Talk to the Veterans Crisis Line now
U.S. flag
An official website of the United States government

Health Services Research & Development

Go to the ORD website
Go to the QUERI website

HSR&D Citation Abstract

Search | Search by Center | Search by Source | Keywords in Title

Patient and clinician experiences of uncertainty in the diagnostic process: Current understanding and future directions.

Meyer AND, Giardina TD, Khawaja L, Singh H. Patient and clinician experiences of uncertainty in the diagnostic process: Current understanding and future directions. Patient education and counseling. 2021 Nov 1; 104(11):2606-2615.

Dimensions for VA is a web-based tool available to VA staff that enables detailed searches of published research and research projects.

If you have VA-Intranet access, click here for more information vaww.hsrd.research.va.gov/dimensions/

VA staff not currently on the VA network can access Dimensions by registering for an account using their VA email address.
   Search Dimensions for VA for this citation
* Don't have VA-internal network access or a VA email address? Try searching the free-to-the-public version of Dimensions



Abstract:

OBJECTIVE: Uncertainty occurs throughout the diagnostic process and must be managed to facilitate accurate and timely diagnoses and treatments. Better characterization of uncertainty can inform strategies to manage it more effectively in clinical practice. We provide a comprehensive overview of current literature on diagnosis-related uncertainty describing (1) where patients and clinicians experience uncertainty within the diagnostic process, (2) how uncertainty affects the diagnostic process, (3) roots of uncertainty related to probability/risk, ambiguity, or complexity, and (4) strategies to manage uncertainty. DISCUSSION: Each diagnostic process step involves uncertainty, including patient engagement with the healthcare system; information gathering, interpretation, and integration; formulating working diagnoses; and communicating diagnoses to patients. General management strategies include acknowledging uncertainty, obtaining more contextual information from patients (e.g., gathering occupations and family histories), creating diagnostic safety nets (e.g., informing patients what red flags to look for), engaging in worst case/best case scenario planning, and communicating diagnostic uncertainty to patients, families, and colleagues. Potential strategies tailored to various aspects of diagnostic uncertainty are also outlined. CONCLUSION: Scientific knowledge on diagnostic uncertainty, while previously elusive, is now becoming more clearly defined. Next steps include research to evaluate relationships between management and communication of diagnostic uncertainty and improved patient outcomes.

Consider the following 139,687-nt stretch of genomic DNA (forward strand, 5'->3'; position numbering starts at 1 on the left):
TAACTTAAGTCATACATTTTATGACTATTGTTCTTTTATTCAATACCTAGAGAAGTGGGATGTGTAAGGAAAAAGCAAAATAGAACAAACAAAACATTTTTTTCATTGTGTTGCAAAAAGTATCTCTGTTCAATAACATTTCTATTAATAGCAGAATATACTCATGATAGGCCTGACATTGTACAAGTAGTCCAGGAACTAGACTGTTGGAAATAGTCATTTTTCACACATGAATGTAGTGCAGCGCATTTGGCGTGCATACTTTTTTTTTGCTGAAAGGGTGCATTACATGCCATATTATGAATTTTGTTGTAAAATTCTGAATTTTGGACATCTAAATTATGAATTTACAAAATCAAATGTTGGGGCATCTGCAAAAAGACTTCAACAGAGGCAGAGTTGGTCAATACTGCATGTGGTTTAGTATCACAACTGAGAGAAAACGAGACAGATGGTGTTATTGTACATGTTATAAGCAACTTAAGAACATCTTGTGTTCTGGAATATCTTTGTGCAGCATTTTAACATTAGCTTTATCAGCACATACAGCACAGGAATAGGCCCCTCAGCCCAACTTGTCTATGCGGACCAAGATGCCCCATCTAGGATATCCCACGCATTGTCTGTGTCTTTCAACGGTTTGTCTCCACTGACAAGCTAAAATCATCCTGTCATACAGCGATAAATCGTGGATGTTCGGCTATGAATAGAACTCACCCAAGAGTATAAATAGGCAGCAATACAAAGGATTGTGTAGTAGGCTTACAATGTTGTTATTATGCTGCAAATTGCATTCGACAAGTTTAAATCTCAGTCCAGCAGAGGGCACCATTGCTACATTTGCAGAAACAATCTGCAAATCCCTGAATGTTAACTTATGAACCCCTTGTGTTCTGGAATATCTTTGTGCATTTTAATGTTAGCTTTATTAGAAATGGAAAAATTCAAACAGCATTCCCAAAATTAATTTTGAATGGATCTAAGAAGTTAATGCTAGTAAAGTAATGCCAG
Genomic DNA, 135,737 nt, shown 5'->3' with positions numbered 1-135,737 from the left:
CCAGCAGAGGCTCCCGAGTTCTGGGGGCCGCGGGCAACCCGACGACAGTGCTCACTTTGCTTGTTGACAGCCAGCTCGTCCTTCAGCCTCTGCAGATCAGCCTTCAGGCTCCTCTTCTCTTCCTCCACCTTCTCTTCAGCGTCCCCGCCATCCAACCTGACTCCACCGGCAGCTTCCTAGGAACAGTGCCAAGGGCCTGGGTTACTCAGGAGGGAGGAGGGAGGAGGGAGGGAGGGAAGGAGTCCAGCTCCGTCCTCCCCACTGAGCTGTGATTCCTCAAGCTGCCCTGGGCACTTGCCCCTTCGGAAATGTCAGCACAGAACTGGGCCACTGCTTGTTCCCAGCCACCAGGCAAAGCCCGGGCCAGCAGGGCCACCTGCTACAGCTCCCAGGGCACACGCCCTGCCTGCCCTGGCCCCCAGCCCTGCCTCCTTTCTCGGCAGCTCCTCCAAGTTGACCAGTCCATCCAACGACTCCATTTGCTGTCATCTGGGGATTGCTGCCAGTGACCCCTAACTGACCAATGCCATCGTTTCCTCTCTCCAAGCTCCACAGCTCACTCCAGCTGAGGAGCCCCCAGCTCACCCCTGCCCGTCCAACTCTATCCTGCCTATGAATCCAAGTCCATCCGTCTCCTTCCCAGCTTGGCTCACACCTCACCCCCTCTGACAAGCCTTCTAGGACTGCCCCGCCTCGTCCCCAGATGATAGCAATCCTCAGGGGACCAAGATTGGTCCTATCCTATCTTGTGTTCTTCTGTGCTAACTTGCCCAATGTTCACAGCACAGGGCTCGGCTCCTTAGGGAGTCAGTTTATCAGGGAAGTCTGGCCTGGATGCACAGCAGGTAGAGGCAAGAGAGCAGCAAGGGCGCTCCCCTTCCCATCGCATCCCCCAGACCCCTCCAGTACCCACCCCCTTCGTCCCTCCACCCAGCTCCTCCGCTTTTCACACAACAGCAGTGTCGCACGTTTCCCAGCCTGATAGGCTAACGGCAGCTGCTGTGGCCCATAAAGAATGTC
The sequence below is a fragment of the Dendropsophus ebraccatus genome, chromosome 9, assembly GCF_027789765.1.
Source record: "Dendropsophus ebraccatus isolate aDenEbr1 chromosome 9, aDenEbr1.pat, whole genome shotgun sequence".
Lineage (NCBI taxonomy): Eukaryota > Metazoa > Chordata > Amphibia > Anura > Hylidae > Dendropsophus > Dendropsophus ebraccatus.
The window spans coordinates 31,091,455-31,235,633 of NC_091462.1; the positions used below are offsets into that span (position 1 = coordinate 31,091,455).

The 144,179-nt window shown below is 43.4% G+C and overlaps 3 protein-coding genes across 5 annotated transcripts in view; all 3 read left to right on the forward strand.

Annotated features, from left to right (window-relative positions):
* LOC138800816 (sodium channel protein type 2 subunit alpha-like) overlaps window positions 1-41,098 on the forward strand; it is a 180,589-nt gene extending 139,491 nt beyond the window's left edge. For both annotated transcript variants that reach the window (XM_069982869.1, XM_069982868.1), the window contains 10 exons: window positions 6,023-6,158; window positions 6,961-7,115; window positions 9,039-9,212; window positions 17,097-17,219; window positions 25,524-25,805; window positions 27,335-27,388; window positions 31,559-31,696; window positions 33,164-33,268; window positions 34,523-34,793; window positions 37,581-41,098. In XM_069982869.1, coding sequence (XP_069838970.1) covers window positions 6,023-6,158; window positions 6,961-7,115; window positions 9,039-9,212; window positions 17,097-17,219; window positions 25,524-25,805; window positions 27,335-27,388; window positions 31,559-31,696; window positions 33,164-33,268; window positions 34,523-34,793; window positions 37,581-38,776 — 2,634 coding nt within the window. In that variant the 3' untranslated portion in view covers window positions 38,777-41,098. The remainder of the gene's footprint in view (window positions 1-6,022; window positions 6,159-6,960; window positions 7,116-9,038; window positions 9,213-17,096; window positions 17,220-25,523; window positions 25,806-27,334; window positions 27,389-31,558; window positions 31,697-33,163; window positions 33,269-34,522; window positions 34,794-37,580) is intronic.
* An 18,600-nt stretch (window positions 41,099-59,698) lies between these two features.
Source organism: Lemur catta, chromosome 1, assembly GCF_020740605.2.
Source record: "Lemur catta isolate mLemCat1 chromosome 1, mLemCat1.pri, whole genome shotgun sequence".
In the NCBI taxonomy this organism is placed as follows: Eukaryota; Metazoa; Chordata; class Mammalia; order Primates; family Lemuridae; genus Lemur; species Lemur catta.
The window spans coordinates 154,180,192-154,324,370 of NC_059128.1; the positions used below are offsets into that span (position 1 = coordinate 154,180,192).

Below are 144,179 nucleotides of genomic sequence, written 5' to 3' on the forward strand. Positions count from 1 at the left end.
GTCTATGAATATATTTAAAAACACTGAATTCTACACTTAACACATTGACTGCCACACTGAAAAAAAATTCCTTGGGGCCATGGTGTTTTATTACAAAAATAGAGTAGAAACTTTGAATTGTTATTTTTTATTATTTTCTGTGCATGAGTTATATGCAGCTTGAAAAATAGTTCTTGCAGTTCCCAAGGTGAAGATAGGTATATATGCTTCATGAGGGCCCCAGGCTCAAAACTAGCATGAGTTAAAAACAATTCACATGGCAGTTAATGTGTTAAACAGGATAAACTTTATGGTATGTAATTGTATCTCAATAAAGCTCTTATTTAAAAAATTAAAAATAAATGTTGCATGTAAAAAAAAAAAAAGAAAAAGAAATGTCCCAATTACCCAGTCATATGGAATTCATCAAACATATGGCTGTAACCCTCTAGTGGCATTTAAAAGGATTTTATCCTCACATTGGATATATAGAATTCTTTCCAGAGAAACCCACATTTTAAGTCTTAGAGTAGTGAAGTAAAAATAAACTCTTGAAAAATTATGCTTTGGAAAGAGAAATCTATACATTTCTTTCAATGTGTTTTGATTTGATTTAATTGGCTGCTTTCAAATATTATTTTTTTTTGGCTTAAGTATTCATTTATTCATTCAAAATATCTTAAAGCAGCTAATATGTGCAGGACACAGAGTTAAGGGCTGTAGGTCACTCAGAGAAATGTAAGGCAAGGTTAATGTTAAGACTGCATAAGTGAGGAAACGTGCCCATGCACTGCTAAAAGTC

Questions about the HSR&D website? Email the Web Team.

Any health information on this website is strictly for informational purposes and is not intended as medical advice. It should not be used to diagnose or treat any condition.